I am a Buddha. So are you, whether or not you are a Buddhist, have any knowledge of or belief in Buddhism, practice another religion entirely, or have no religious beliefs at all. At least, you have the potential to be a Buddha. Briefly, a “Buddha” is a human being who is enlightened to the eternal and ultimate truth that is the reality of all things, and who leads others to attain the same enlightenment.
Most Americans, when they hear of Buddha or Buddhism, think of the Dalai Lama or Zen. Or they may have read Hermann Hesse’s Siddhartha. Or they may think of the various statues (the skinny Buddha with peaceful expression, or the fat happy Buddha of the restaurants). Or they may relate it to the concept of karma, usually understood as “what goes around comes around”, although there’s a lot more to it than that. The Buddhism that I practice is that of Nichiren Daishonin, who based his teaching on Shakyamuni’s Lotus Sutra. (Shakyamuni lived approximately 2500 years ago, and is considered the ‘historical’ Buddha from whom subsequent teachings flowed; he was not and is not the “only” Buddha.) Nichiren regarded this sutra as Shakyamuni’s most profound teaching, as it recognizes the potential of every person to become a Buddha. Not only can every person become a Buddha, it can happen in this lifetime and in one’s present form. This revolutionary concept is found nowhere else in Shakyamuni’s teachings; earlier sutras had excluded (for example) evil people, those who were excessively devoted to learning, those who reviled and slandered the sutra, and…oh yes, women.
Small wonder that I practice this form of Buddhism! I belong to a world peace organization, the Soka Gakkai International (SGI), of which you can learn more about here: www.sgi-usa.org. (You can also learn more about Nichiren Buddhism.) The SGI is the largest lay organization practicing in the world practicing a religion without being connected to any clergy. We have no temples or priests. We have no hierarchal distinctions amongst members. No one is more “connected” than anyone else. I’ll refrain from going into the whole history of how this came about, but henceforth any references to Buddhism or the Buddhist point of view should be understood to mean the Nichiren Daishonin’s Buddhism and no other. I have opinions about everything, but my opinion won’t necessarily be your opinion, and that’s not a problem. Everything I write about, be it art, music, politics, or life in general, will be from a Buddhist perspective. I am not an official spokesperson for the SGI, nor am I a Buddhist scholar; I am simply a practitioner of Buddhism, and I strive to see my life and the world through the eyes of a Buddha. Because being a Buddhist is not about removing oneself from society, or ridding oneself of desires, or spending one’s life performing austere practices. Being a Buddhist is about revealing one’s best self, experiencing life to the absolute fullest with fully opened eyes, and helping others do the same. There’s room under the Buddha umbrella for us all!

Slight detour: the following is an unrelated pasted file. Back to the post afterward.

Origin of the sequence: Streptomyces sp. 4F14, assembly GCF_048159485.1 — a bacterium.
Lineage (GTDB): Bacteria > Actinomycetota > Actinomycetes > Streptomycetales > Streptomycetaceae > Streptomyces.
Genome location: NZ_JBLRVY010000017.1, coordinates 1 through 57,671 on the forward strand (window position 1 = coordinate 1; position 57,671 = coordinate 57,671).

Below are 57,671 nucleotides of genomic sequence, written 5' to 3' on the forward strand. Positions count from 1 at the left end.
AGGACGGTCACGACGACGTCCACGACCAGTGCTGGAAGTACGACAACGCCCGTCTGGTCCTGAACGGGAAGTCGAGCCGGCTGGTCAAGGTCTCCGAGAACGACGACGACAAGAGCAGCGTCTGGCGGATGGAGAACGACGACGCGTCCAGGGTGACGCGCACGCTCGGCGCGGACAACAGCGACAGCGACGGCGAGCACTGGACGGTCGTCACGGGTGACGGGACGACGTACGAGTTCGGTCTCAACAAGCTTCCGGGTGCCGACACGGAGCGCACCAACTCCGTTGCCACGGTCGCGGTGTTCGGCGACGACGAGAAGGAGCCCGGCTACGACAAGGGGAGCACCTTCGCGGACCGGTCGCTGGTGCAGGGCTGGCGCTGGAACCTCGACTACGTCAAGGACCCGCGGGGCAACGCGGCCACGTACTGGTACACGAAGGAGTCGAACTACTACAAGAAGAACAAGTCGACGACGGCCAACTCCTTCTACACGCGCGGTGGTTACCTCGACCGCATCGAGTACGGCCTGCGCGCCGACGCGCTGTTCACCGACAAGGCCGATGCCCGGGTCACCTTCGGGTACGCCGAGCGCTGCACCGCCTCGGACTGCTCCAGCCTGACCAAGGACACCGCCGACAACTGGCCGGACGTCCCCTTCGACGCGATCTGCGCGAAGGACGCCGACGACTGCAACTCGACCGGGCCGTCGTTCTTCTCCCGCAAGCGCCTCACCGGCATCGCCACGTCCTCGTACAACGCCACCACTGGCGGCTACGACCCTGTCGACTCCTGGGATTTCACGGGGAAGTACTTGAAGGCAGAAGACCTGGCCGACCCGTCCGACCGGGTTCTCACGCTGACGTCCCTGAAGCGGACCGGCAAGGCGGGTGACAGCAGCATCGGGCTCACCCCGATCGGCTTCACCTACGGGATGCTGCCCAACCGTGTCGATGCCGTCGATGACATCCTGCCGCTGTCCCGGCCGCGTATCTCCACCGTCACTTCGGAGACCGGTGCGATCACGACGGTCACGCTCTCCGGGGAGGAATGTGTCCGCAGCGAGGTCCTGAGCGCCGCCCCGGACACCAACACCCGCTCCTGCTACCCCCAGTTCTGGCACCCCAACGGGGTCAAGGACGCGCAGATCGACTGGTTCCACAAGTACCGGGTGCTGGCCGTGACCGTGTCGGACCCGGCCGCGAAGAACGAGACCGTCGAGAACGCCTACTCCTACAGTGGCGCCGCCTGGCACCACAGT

No statues, though.
Great job, Leslie!
Interesting first post, liked the background info, and looking forward to seeing what a ‘Buddhist viewpoint’ looks like